Keep up the good work

Ranger Dan

For a seasonal ranger, this is a real mood elevator.


Thursday, December 06, 2007


Recently, my wife and I were relaxing in our library, reading, drinking a glass of wine, and just generally enjoying the evening.

She had been thumbing through the opening chapters of a book about George B. McClellan that was written a few years ago by a highly regarded historian, who took a rather unkind stance on the General's abilities and personality.

My wife held out the book and asked me of the author:

"Is this guy a dick or what?"

Brevity is the soul of many good things.

Enjoy the evening,


Wednesday, December 05, 2007

Making Movies the Mannie Gentile way:

Okay, that's a take-off on a wonderful Bruce Campbell title. If you're not familiar with Bruce he's famous for cult classics like the Evil Dead and other obscure roles. A few years ago he put out a fine book entitled "If Chins could kill: Confessions of a B movie actor".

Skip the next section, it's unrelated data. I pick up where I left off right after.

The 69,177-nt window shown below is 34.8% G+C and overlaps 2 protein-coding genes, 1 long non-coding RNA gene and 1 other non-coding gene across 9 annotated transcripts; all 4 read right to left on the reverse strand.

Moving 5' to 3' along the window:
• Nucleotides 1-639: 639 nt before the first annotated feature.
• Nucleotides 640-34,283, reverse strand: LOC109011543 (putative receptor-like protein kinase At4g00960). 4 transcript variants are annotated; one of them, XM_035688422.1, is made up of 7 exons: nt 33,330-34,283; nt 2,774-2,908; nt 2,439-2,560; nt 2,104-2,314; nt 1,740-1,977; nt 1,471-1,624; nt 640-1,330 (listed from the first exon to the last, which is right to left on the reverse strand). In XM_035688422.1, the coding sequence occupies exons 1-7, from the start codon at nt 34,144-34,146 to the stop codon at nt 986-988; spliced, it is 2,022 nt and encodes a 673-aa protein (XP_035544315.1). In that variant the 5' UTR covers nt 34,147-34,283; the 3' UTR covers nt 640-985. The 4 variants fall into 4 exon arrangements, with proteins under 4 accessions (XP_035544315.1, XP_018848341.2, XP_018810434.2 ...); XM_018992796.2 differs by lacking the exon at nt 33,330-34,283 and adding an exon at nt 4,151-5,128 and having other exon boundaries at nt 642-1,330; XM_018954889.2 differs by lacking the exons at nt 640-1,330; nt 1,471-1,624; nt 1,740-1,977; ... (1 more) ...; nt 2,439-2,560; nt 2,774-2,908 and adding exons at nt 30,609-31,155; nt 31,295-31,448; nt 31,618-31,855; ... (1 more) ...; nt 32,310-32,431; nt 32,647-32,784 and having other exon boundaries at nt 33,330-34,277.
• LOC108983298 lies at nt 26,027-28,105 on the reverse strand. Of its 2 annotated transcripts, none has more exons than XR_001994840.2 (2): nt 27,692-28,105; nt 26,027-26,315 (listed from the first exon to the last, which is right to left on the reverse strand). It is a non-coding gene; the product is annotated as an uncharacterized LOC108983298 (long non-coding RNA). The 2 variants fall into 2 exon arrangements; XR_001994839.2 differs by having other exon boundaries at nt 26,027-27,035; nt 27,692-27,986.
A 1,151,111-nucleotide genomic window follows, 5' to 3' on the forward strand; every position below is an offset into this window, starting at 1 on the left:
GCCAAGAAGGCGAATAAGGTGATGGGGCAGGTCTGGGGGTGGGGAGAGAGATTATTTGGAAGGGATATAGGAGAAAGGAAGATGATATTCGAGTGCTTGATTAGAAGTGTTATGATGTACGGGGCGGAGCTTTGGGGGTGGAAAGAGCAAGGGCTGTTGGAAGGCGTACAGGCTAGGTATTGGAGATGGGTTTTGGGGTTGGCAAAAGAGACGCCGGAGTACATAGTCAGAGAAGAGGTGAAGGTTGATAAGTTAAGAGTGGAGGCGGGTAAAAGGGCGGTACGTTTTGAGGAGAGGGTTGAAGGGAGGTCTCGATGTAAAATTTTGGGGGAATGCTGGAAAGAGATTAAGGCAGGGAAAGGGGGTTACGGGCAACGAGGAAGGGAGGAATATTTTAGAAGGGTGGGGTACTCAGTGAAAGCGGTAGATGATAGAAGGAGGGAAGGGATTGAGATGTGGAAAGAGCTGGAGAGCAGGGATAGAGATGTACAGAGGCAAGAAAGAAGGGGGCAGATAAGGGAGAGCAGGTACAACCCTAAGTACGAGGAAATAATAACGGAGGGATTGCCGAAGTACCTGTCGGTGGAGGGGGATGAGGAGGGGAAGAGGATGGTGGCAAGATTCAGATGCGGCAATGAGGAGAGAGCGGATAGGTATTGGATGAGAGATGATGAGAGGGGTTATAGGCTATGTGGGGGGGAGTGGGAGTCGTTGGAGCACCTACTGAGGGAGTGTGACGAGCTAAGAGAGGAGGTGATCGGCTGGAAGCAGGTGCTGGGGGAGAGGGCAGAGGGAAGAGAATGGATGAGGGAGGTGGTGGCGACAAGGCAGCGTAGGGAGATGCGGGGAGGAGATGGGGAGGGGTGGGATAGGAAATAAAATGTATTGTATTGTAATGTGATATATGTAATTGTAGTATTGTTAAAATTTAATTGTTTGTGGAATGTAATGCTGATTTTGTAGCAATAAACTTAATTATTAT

At the time it came out I was in charge of a production crew at a public access television station in Grand Rapids Michigan. The book became required reading on how to make movies on the cheap and really fast, which was what we were all about. I headed up the MoLLIE project (Mobile Learning Lab for Information Education), the short story is: we'd arrive at a school with video and editing equipment and one week later we'd taught a classroom of kids how to write, shoot, perform, and edit their own curriculum-linked videos for cablecast.

It was a lot of fun and I found that I really liked making video.

Most of my stuff is posted on YouTube (search Mannie1952). Some of it is fairly serious or straightforward and some is just silly and fun. Here's a place you can go to see any of the films I've posted: